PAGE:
The Quileute Reservation copes with tourists brought by "Twilight"

  • A Quileute tribal member performs a raven dance (above) in connection with a 2010 exhibit at the Seattle Art Museum: "Behind the Scenes: The Real Story of Quileute Wolves," designed as a counterpoint to the Twilight movies.

    © Marcus Donner/ZUMA Press
  • Below, visitors to Quileute Oceanside Resort can take advantage of the nearly pristine First Beach.

    Bryn Nelson
  • The tiny reservation town of La Push, Washington, has been thrust into the spotlight as the fictional home of werewolves battling vampires in the Twilight books and movies.

    The Olympian/Getty
  • The tattoo worn by the characters portraying Quileute tribal members, who are often werewolves in the Twilight movies, features the wolf of Quileute tradition.


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The tribally owned Quileute Ocean-side Resort, a significant local employer, recently refurbished its 44 cabins, 28 motel rooms, campground and RV park near the reservation's almost pristine First Beach. Televisions and phones  have been excluded, emphasizing the sense of isolation. The cabins, nestled in  groves of Douglas firs and Western hemlocks, range from basic one-bed studios to townhome models with knotty pine interiors and wood-burning stoves.

Before the drum circle begins, I follow a path from my small cabin through a strip of dense dune vegetation, marveling at the driftwood logs that litter the upper beach as if tossed by a surly giant. A solitary trunk angles up from the sand near the surf, its tangle of roots stretching more than 20 feet. Sea stacks jut out from Quateata Cape like a row of broken teeth, and James Island looms off the coast like a fortress -- a sacred land and burial ground known in Quileute as A-Ka-Lat or "Top of the Rock."

The scenery is spectacular, but it comes at a cost. Legends tell how the tribe rode out a great flood that washed the Chimakum, their closest kin, to the other side of the Olympic Peninsula. More than eight feet of rain falls here yearly, and a subduction zone just beyond the coastline has raised serious alarms: A catastrophic earthquake and tsunami could easily wipe out much of the reservation. There is only one road that leads to safety, and the tribe estimates it might have -- at most -- eight minutes to evacuate the lower village.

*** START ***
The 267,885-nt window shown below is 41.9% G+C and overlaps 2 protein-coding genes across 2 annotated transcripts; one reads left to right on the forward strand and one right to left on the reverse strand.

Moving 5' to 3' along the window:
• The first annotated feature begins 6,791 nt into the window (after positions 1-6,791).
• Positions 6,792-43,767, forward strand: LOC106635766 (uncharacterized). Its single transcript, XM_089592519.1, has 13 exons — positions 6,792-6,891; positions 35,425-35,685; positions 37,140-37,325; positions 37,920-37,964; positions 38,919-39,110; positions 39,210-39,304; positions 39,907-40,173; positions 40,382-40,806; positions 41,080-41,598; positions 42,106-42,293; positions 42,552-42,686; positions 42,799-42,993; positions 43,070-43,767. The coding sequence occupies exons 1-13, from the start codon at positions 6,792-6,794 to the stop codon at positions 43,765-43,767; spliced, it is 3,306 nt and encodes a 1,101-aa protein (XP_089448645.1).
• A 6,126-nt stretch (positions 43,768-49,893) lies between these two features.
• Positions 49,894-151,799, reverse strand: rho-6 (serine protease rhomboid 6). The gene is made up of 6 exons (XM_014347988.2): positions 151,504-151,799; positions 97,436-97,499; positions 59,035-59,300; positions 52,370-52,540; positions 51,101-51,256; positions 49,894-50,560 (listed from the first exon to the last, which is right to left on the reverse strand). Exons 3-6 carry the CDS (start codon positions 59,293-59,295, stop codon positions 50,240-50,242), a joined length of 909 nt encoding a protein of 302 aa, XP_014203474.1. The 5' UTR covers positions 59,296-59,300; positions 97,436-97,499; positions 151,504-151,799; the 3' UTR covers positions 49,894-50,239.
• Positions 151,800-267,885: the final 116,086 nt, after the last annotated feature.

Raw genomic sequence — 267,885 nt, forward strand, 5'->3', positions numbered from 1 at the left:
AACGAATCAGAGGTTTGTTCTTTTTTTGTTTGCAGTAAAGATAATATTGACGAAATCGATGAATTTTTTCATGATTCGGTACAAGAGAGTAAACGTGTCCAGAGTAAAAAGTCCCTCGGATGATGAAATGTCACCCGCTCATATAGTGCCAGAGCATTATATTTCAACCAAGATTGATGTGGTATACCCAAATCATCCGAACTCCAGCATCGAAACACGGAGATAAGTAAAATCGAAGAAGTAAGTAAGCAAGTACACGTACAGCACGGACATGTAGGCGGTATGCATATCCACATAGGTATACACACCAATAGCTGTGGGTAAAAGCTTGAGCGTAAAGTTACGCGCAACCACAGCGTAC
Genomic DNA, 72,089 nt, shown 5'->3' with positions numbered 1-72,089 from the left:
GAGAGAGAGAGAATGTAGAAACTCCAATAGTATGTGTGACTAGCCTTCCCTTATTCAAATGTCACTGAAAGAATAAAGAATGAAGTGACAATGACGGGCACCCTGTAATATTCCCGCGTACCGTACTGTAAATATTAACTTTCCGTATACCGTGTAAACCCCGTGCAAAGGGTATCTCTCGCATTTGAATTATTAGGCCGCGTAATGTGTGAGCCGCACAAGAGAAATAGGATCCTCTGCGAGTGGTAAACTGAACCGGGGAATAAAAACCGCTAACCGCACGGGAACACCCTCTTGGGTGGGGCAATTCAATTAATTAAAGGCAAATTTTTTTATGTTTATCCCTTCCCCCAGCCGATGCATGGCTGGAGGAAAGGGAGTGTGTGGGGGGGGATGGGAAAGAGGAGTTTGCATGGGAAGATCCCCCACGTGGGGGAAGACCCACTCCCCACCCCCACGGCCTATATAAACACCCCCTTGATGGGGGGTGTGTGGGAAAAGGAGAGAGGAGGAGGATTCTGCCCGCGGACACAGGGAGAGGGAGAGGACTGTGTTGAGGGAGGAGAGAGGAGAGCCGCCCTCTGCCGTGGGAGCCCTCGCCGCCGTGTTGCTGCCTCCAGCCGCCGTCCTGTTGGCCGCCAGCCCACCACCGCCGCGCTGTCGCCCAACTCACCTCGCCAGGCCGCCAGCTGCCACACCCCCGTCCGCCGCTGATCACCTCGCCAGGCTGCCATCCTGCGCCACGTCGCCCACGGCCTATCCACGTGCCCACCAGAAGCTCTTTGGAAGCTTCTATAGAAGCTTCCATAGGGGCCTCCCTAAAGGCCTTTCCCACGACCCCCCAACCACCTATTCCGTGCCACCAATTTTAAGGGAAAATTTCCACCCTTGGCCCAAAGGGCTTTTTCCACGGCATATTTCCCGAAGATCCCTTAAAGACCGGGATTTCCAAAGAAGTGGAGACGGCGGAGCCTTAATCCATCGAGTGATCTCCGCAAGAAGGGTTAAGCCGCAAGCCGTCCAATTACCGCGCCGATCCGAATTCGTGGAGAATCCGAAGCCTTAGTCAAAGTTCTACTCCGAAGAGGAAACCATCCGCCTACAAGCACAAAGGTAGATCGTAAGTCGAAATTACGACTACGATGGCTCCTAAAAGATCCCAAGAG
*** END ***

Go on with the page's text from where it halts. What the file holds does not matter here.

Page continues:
The Quileute have struggled for centuries to retain their land and culture amid outside threats. In 1889, the same year a treaty squeezed the tribe onto a fraction of its ancestral lands, a settler who'd fraudulently claimed the remaining plots burned all 26 houses to the ground. By 1920, the last of the peninsula's wolves had been poisoned, shot or trapped, severing another vital link to the past.

The road leading to La Push from Highway 101 is now lined with references to Twilight, from the Wolf Den and Jacob Black rental cabins to a sign reading: "No Vampires Beyond This Point. Treaty Line." The Internet is filled with Quileute charms, jewelry, T-shirts -- even bottles of sand allegedly gathered from First Beach. Almost none of this is sanctioned by the tribe.

In 2010, a volunteer advisor, Angela Riley, director of the American Indian Studies Center at UCLA, wrote an editorial in The New York Times, "Sucking the Quileute Dry," which blasted the ongoing exploitation. In perhaps the worst instance, an film crew working on a virtual Twilight tour filmed the reservation's cemetery without permission, pairing grainy images of the gravesites of respected elders with a creepy soundtrack. Deeply offended, the tribe secured a quick public apology and removal of the footage, but the incident prompted a new level of vigilance. Now, the Quileute Nation has an etiquette guide and photography policy, both prominently displayed on its website.

Tribes have used a variety of approaches to protect their private or sacred places, objects and events. The Rosebud Sioux of South Dakota positioned their Rosebud Casino just across the state line in Valentine, Neb., in part to target a wealthier demographic in northern Nebraska, but also to deflect attention from the heart of the reservation, says John Henry Glover, professor of American Indian Studies at Black Hills State University in Spearfish, S.D.

Taos Pueblo in New Mexico, a national historic landmark and UNESCO World Heritage Site, counts tourism as its primary industry, but it deliberately sacrifices a significant chunk of revenue by closing for more than a month every year for community religious observances. The Havasupai Reservation, whose town of Supai in the Grand Canyon is among the most isolated in the Lower 48, strictly limits the number of hikers allowed in its campground. It also cordons off special areas like its cemetery, and protects a venerated water source by restricting hikers to a single designated trail to the reservation's spectacular waterfalls.

"When we talk to tribes across the United States about travel and tourism, we really want them to understand that they don't have to share everything with the visitor," says Leslie Kedelty, executive director of the American Indian Alaska Native Tourism Association in Albuquerque. "We as Indian people have traditional knowledge that we can keep to ourselves. We don't have to publicize those sacred sites that are very important to us."

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